On the question of renewable energy feed-in tariffs, this government will be working closely with the states and territories through the medium of COAG to adopt a harmonised approach with which all can be satisfied. This option was agreed at COAG back in March and is expected to be considered by them shortly. It is an important point, so it does bear repeating: this government will be working closely with the states and territories in COAG to adopt a harmonised approach. We need to give this cooperative approach a chance to function.

Allied to this, as I am sure senators are aware, many of our states and territories already have, or are planning to introduce, feed-in tariffs which provide current owners of small renewable energy systems with guaranteed fixed rates for the sale of electricity fed into the grid. Victoria, Queensland, Western Australia, South Australia and, of course, the ACT already have feed-in tariff legislation or are to consider feed-in tariff legislation very soon.

It is with double happiness that I can report that I have the honour to represent one of those territories, the ACT, which was one of the first to legislate a feed-in tariff. This was done when the Labor government was in majority in the Australian Capital Territory. Then Labor MLA Mr Mick Gentleman drove the legislation and the introduction of the scheme. It was truly legislation which involved a huge amount of community consultation, and I am proud to say it was very much a product of the will and enthusiasm of the people of Canberra. Feedback on the proposal was sought from interest groups, experts and the community generally. Throughout this process of consultation, Mr Gentleman was overwhelmed by the high level of public support generally and the individual enthusiasm that came from people who had done their own research and looked at the numbers themselves and who saw precisely how this legislation was going to benefit not only the environment but indeed their capacity as individuals to contribute to reducing our carbon footprint. I would like to take this opportunity to congratulate Mr Mick Gentleman for his leadership on the issue of the ACT feed-in tariff bill. It certainly attracted a great deal of attention through the course of the Senate committee inquiry, as it was in place and carries some attributes that I think serve well to inspire our future deliberations.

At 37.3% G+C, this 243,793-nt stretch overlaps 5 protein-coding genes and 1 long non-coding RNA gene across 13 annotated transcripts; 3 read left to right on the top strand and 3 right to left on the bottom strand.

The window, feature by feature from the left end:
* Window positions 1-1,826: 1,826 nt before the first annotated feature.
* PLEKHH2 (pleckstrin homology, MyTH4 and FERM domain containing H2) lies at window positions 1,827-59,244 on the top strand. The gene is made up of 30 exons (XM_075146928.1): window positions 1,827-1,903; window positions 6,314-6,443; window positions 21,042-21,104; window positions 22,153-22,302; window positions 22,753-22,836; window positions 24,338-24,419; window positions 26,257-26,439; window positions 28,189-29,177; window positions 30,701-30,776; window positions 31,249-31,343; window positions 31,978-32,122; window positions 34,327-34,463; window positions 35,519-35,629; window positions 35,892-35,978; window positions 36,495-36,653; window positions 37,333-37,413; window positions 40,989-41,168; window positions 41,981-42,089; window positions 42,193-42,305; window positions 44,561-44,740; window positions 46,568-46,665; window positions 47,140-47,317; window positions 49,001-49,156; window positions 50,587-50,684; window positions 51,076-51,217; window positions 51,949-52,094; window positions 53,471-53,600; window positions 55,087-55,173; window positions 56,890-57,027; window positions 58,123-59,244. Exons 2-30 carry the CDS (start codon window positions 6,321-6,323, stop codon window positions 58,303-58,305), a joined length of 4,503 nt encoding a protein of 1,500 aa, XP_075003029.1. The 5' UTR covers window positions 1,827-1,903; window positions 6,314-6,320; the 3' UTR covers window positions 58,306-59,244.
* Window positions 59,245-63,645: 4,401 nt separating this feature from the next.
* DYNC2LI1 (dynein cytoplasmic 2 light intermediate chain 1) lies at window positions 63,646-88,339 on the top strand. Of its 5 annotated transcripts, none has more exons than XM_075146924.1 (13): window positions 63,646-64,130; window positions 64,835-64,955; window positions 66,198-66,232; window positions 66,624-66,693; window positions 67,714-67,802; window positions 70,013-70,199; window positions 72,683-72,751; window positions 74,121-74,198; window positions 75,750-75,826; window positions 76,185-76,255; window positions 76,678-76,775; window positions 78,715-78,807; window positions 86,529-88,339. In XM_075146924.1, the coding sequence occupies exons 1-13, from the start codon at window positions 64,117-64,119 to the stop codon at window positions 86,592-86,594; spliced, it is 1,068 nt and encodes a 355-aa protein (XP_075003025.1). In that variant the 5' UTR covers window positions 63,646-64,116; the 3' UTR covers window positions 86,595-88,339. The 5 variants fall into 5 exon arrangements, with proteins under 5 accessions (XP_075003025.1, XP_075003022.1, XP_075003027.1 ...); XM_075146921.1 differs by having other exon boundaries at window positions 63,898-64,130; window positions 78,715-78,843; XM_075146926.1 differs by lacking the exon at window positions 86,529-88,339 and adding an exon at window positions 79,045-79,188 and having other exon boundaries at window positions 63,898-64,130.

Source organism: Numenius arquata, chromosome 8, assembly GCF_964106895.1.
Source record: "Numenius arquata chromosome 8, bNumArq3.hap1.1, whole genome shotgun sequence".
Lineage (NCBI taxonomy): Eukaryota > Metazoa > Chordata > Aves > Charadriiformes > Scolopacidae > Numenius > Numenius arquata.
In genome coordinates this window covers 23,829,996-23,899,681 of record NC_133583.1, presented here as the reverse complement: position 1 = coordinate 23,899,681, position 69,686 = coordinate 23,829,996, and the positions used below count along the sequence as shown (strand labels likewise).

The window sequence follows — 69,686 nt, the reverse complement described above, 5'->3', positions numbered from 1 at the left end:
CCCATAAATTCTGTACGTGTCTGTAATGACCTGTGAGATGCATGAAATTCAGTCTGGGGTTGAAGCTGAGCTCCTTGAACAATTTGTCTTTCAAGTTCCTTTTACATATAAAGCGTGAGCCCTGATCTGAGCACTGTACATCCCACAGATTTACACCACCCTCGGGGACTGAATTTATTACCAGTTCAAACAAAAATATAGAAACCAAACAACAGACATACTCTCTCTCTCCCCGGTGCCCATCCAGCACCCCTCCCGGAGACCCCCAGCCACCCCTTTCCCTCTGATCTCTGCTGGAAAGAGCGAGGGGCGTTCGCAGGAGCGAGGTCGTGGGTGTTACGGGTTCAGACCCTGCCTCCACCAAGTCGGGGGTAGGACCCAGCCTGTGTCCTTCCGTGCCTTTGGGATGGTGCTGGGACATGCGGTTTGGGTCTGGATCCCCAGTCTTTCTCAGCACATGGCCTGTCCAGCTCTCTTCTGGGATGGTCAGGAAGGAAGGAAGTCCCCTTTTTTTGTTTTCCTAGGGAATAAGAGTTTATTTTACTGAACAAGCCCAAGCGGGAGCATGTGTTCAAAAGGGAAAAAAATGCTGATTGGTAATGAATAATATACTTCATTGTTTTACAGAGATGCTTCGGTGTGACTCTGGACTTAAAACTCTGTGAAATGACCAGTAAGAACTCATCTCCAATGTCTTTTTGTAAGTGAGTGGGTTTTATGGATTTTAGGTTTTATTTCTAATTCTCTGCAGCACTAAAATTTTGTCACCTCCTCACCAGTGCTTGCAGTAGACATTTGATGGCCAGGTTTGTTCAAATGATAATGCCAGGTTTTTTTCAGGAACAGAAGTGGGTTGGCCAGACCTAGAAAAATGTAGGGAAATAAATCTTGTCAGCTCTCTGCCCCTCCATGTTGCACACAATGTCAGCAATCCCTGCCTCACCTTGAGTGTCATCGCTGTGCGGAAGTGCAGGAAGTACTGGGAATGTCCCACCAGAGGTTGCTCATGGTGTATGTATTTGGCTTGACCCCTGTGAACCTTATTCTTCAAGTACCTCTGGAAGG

I would like to talk a little more about the consultation process, because the point is well made that federal Labor are part of a movement that reflects the mood of the people of Australia as well as the impending responsibility and priorities we have in place as a new government for this country. Over 300 people attended the public forums. Mr Gentleman’s office received 26 formal submissions, none of which were opposed to the idea of the feed-in tariff. One hundred per cent is not bad. Adding to this feedback, over 40 submissions were presented directly to the ACT Chief Minister. It should be noted that supportive submissions were received from, among others, organisations such as Greenpeace, the Conservation Council, ACTCOSS, the Alternative Technology Association, the Australian and New Zealand Solar Energy Society and the United Nations Framework Convention on Climate Change. This clearly displays a diverse range of interest groups, again reinforcing the overwhelming support for this initiative.